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Swine Flu news and updates thread

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posted on Oct, 13 2009 @ 09:02 PM
I wanted to share some information with everyone, please don't take this as something to be afraid of, in fact it might lead to some positive developments.

One of the mysteries of this virus is the random ways in which it affects people. Going off of the standard flu models the reasons for this were thought to be variations in the genetic make up of the virus, differences in the genetic make up of the population and so on.

What we've seen from this virus is a set of three main "effects"

1. Long lasting version, patient can remain ill for a month or more (6 week avg). Some deaths but all are from secondary infections (pneumonia). Primary symptom is severe cough. Low fevers, rising as secondary infection takes hold.

2. Mild flu, no deaths - 3 to 5 days with very mild symptoms / fewer symptoms. No fever but usually lower than normal temperature.

3. Rapidly lethal. Patient goes into cytokinetic storm and dies within 12-24 hours from onset. Very little warning, symptoms go from nothing to severe breathing difficulty in a few hours time. Panic, confusion, high fever starts midway, violent cough is usually first sign.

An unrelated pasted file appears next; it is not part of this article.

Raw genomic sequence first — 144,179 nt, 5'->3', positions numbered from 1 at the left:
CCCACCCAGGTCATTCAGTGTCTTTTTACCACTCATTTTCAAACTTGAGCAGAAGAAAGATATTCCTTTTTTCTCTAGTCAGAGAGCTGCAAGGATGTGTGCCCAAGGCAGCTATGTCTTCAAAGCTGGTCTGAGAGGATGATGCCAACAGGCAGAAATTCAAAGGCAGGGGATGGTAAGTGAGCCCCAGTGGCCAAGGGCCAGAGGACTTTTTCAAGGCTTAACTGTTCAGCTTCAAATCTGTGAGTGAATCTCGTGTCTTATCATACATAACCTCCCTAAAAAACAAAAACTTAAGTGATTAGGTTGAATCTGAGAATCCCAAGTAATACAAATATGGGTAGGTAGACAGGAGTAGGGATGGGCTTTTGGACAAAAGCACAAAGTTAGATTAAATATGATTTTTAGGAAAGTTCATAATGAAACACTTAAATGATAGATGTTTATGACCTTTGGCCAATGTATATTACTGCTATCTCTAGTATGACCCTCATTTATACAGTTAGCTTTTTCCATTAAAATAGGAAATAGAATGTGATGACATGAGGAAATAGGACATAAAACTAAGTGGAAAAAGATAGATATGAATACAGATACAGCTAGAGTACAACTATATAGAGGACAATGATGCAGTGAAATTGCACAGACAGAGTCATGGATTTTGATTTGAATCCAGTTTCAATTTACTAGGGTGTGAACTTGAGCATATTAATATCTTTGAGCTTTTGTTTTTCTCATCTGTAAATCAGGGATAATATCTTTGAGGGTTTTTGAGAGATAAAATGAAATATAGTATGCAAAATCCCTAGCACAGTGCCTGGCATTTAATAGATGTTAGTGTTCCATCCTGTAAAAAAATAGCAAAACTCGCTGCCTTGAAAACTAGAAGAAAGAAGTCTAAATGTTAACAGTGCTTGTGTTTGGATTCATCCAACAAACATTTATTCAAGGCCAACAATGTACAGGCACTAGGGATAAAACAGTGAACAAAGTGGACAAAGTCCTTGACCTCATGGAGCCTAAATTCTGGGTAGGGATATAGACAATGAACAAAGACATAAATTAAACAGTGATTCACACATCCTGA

The most progressive theories on this are that the variation is from "viral load". This means the strength of infection depends on how much of the virus is present in the local populace.

A normal pandemic flu moves in waves. The first season will show some lethality above the norm and the second season will be much worse. Past highly lethal pandemics such as the Spanish Flu had two waves with the second being the worst. Everyone expected this swine flu to act the same and for the most part, it has tracked very close to the 1918 model. It was this expectation of a severe second wave which drove the WHO to push for rapid vaccine development and fed all the drama around this coming season.

While the official policy is still to expect a much worse virus this season the number of fatalities vs. high numbers of infected has diverged from the predictive models.

The experimental theory being discussed is that this virus does not behave according to the standard model, that it acts in waves which are much shorter than the seasonal standard and that these waves also very in length. It's thought the viral load in terms of the strength of the virus itself varies in these waves which in turn causes the lethality to vary.

Since the virus is moving through the population in vectors the timing of the waves for each vector would be slightly different the further away they move from the initial outbreak.

This would explain why we say mass casualties in Mexico but also saw mass instances of the other two waves.